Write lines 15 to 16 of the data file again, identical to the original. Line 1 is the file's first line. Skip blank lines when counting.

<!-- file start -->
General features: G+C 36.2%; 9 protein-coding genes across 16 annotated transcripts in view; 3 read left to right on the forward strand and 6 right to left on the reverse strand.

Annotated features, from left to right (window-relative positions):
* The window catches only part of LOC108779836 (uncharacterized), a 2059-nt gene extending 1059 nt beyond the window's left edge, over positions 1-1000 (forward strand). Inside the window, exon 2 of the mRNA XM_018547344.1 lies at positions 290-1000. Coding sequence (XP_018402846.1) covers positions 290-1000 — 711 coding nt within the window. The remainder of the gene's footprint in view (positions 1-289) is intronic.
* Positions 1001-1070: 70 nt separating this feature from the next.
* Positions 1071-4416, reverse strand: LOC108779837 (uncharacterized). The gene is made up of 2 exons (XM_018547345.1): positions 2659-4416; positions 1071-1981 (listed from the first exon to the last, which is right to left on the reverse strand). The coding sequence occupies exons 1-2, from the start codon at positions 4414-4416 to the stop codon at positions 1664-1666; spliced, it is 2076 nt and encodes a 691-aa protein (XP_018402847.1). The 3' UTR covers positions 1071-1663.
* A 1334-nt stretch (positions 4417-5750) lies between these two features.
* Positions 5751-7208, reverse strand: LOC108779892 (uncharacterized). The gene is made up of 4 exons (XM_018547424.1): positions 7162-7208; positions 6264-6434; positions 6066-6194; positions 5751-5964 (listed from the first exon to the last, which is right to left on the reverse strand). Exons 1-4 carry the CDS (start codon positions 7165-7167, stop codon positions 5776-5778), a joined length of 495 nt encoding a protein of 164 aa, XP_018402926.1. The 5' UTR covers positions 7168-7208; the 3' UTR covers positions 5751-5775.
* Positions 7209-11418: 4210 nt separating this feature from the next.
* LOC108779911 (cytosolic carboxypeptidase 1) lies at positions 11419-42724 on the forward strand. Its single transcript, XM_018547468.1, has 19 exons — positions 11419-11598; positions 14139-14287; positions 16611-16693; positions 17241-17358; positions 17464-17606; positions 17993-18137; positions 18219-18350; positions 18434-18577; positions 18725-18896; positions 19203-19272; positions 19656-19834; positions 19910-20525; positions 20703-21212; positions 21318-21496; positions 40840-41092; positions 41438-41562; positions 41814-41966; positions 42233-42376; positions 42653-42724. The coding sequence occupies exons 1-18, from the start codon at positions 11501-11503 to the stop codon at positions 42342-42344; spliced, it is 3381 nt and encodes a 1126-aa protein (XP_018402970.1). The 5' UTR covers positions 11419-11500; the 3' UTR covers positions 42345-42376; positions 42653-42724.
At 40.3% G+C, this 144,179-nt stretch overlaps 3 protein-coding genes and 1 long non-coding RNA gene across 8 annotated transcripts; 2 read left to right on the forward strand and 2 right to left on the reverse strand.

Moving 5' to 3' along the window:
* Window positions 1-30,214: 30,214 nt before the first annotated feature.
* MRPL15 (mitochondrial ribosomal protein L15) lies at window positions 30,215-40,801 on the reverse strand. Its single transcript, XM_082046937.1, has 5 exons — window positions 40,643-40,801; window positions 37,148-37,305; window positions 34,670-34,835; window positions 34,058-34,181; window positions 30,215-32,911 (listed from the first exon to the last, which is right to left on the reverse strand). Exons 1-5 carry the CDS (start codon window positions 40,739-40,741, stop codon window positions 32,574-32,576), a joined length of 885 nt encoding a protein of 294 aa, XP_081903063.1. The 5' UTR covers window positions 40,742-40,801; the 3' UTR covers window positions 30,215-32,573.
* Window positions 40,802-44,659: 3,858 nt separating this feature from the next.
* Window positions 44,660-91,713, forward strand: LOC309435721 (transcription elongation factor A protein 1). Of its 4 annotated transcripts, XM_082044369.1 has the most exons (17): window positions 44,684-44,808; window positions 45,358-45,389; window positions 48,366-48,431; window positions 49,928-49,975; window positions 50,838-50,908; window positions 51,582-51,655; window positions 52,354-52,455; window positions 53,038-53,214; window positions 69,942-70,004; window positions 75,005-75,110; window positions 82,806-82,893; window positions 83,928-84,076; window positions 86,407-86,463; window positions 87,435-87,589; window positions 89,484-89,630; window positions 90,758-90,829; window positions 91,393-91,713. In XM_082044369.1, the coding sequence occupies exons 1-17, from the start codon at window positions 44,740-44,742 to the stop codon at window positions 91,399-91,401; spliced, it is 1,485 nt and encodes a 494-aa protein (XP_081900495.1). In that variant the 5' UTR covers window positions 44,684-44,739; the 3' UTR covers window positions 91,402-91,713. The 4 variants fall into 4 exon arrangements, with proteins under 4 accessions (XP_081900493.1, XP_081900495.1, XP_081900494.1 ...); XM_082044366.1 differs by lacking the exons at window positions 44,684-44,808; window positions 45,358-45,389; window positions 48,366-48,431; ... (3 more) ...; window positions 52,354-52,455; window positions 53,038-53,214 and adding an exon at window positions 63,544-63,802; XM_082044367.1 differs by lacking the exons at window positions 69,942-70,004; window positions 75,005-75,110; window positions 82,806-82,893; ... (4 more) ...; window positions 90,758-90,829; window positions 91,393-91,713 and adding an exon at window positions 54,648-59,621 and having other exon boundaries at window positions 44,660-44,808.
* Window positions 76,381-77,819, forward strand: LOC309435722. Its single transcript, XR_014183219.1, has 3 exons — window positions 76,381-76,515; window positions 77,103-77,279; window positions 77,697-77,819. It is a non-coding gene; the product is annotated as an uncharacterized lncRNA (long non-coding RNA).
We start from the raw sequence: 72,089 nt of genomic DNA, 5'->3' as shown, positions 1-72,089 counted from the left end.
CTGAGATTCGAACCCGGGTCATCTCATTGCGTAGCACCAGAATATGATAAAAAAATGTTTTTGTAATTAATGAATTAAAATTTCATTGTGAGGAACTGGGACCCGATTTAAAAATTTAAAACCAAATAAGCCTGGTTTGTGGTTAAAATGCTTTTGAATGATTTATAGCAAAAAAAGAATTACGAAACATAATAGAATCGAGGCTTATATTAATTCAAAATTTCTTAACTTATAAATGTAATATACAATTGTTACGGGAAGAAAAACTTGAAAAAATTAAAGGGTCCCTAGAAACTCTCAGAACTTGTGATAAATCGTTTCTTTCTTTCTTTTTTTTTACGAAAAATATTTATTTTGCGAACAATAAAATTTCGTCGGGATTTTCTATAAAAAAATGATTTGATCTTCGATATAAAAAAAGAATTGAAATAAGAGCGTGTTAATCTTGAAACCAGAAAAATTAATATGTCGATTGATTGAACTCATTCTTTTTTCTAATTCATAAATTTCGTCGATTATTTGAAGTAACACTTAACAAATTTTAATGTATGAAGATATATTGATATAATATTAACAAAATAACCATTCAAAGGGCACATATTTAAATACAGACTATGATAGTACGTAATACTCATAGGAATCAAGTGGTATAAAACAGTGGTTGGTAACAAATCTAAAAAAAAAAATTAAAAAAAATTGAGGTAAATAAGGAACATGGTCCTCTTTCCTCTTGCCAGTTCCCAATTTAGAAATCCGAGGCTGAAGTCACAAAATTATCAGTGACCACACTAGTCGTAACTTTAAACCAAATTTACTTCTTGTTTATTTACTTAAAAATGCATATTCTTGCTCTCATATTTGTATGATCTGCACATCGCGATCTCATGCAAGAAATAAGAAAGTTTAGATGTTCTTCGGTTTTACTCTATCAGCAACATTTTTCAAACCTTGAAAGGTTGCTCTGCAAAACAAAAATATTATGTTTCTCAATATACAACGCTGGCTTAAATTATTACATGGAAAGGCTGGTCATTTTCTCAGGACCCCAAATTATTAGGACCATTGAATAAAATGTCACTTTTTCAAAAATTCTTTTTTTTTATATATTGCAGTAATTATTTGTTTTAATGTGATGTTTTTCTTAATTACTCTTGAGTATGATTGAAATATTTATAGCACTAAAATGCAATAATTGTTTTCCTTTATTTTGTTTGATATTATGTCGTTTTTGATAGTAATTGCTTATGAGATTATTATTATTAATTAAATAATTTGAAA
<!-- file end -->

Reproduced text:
* Window positions 44,660-91,713, forward strand: LOC309435721 (transcription elongation factor A protein 1). Of its 4 annotated transcripts, XM_082044369.1 has the most exons (17): window positions 44,684-44,808; window positions 45,358-45,389; window positions 48,366-48,431; window positions 49,928-49,975; window positions 50,838-50,908; window positions 51,582-51,655; window positions 52,354-52,455; window positions 53,038-53,214; window positions 69,942-70,004; window positions 75,005-75,110; window positions 82,806-82,893; window positions 83,928-84,076; window positions 86,407-86,463; window positions 87,435-87,589; window positions 89,484-89,630; window positions 90,758-90,829; window positions 91,393-91,713. In XM_082044369.1, the coding sequence occupies exons 1-17, from the start codon at window positions 44,740-44,742 to the stop codon at window positions 91,399-91,401; spliced, it is 1,485 nt and encodes a 494-aa protein (XP_081900495.1). In that variant the 5' UTR covers window positions 44,684-44,739; the 3' UTR covers window positions 91,402-91,713. The 4 variants fall into 4 exon arrangements, with proteins under 4 accessions (XP_081900493.1, XP_081900495.1, XP_081900494.1 ...); XM_082044366.1 differs by lacking the exons at window positions 44,684-44,808; window positions 45,358-45,389; window positions 48,366-48,431; ... (3 more) ...; window positions 52,354-52,455; window positions 53,038-53,214 and adding an exon at window positions 63,544-63,802; XM_082044367.1 differs by lacking the exons at window positions 69,942-70,004; window positions 75,005-75,110; window positions 82,806-82,893; ... (4 more) ...; window positions 90,758-90,829; window positions 91,393-91,713 and adding an exon at window positions 54,648-59,621 and having other exon boundaries at window positions 44,660-44,808.
* Window positions 76,381-77,819, forward strand: LOC309435722. Its single transcript, XR_014183219.1, has 3 exons — window positions 76,381-76,515; window positions 77,103-77,279; window positions 77,697-77,819. It is a non-coding gene; the product is annotated as an uncharacterized lncRNA (long non-coding RNA).